3-year-old Accolade being punched – yes, punched – repeatedly (I count four plus a shove for good measure) for “acting up” prior to the 5th at Delaware Park yesterday:

Accolade’s Equibase note, by the way: “ACCOLADE was fractious in the gate then bobbled at the start, was forwardly placed then weakened.” Yes, “bobbled” from being beaten up. After having “weakened,” he finished second-to-last but, Delaware Park being a racino, still took home $125 for his “connections.”

The track made this announcement via Twitter: “[Delaware Park] in no way condones the mistreatment of animals & has immediately suspended the asst starter involved in an incident before the 5th race today. The incident has been referred to the DTRC, which will investigate & hold a special hearing on Saturday morning.”

The miscreant should – but won’t – be arrested for animal cruelty (Delaware’s relevant statute here). It’s ugly, it’s vile – but then again, it’s horseracing.

According to the Equibase chart for the 10th at Remington on June 2, Special Candy High was “injured [and] vanned off.” And that, likely, is where it would have stayed, at least until my 2018 FOIA reports are filed. But two factors triggered (Racing) press coverage: First, this was a $1 million Grade 1 and the horse in question a budding “star”; second, there is a drugging controversy brewing (apparently, investigators saw a vet treating horses in the barn of Clinton Crawford – SCH’s trainer – after the cut-off). Bottom line here, Special Candy High is dead – “broke down in catastrophic fashion, with his left foreleg visibly dangling,” says the Paulick Report. Visualize that.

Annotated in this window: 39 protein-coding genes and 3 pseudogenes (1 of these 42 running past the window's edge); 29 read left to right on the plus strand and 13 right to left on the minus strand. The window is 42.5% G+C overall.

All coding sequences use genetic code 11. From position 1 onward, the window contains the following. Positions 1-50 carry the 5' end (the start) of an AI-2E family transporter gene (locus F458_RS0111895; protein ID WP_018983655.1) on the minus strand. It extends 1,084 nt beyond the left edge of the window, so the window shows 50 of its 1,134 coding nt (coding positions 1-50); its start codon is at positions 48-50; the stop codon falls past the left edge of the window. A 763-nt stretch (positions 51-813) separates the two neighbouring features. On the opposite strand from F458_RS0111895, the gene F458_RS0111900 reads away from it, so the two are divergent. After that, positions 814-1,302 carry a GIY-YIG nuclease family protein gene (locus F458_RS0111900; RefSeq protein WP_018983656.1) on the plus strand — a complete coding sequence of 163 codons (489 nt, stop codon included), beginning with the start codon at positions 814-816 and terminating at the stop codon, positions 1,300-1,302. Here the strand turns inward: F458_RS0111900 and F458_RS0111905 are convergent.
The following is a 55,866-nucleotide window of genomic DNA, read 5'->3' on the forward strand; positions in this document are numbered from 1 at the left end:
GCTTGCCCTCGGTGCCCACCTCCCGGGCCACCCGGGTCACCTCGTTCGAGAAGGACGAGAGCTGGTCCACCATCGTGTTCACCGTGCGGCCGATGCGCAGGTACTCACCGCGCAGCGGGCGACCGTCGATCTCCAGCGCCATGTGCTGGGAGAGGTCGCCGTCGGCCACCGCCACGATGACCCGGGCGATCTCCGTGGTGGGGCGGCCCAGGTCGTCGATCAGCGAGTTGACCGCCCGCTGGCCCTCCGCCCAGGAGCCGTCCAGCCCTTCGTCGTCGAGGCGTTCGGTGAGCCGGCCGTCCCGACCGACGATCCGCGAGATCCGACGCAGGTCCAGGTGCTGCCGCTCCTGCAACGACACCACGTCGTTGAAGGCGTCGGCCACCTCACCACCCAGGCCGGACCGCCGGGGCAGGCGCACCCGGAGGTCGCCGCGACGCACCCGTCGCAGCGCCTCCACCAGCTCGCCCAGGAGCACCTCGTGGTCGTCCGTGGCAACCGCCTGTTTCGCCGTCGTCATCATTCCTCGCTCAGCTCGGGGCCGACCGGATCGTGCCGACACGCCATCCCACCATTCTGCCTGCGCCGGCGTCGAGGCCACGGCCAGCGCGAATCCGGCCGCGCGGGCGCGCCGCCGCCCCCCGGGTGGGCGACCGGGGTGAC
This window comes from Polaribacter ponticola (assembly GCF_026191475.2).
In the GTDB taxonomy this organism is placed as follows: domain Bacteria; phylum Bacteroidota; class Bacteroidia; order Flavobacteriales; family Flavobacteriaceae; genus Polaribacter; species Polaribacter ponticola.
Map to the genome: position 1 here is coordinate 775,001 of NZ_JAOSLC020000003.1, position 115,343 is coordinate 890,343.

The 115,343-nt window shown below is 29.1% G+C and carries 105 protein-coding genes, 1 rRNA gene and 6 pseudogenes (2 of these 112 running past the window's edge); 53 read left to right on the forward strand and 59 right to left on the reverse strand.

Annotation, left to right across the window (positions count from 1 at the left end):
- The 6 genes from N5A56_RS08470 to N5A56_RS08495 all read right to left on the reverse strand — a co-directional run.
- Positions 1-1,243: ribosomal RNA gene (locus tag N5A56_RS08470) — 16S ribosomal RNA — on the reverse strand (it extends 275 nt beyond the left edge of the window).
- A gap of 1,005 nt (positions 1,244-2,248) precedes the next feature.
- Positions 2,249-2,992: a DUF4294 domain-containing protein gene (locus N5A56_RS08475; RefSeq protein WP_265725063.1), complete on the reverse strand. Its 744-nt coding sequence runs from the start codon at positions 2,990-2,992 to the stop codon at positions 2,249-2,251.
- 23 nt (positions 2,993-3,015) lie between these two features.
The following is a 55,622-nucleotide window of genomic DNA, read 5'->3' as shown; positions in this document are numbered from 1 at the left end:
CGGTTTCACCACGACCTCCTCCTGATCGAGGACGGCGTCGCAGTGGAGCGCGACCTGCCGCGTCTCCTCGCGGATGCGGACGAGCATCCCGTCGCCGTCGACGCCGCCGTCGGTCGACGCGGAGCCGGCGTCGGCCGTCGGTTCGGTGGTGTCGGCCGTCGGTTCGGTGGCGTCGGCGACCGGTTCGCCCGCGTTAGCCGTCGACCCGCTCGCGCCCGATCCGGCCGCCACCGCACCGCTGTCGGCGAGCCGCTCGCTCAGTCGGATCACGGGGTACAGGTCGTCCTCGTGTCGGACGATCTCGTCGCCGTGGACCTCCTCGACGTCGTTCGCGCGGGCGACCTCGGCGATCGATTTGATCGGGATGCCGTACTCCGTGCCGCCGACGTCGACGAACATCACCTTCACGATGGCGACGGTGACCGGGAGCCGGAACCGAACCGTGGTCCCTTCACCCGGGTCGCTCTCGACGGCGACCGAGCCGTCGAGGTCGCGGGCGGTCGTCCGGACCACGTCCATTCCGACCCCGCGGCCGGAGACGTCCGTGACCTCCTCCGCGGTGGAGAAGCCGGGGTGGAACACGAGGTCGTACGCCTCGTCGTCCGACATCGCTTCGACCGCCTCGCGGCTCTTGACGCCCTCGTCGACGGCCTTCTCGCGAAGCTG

The Equibase line for Winning Edge, five, in the 6th at Thistledown yesterday: “WINNING EDGE chased the winner from the three path into the stretch, fell inside the furlong marker from injury and was euthanized.” Chattel till the bitter end, Winning Edge was “For Sale” at $5,000 the day she died. This is horseracing.

This past Saturday, Horseracing Wrongs co-hosted a protest of the Belmont Stakes outside Gate 5 at Belmont Park. It was, to my knowledge, the first ever coordinated protest at a Triple Crown race. And it was a success: We did several interviews, executed a powerful banner drop, and generally turned many a head. Below, please find a short video made by Kiirstin Marilyn and Karolina Tyszkowska of the NYC-based “V For Veganism.” Thank you to them, and to all who came out to stand with us for the horses.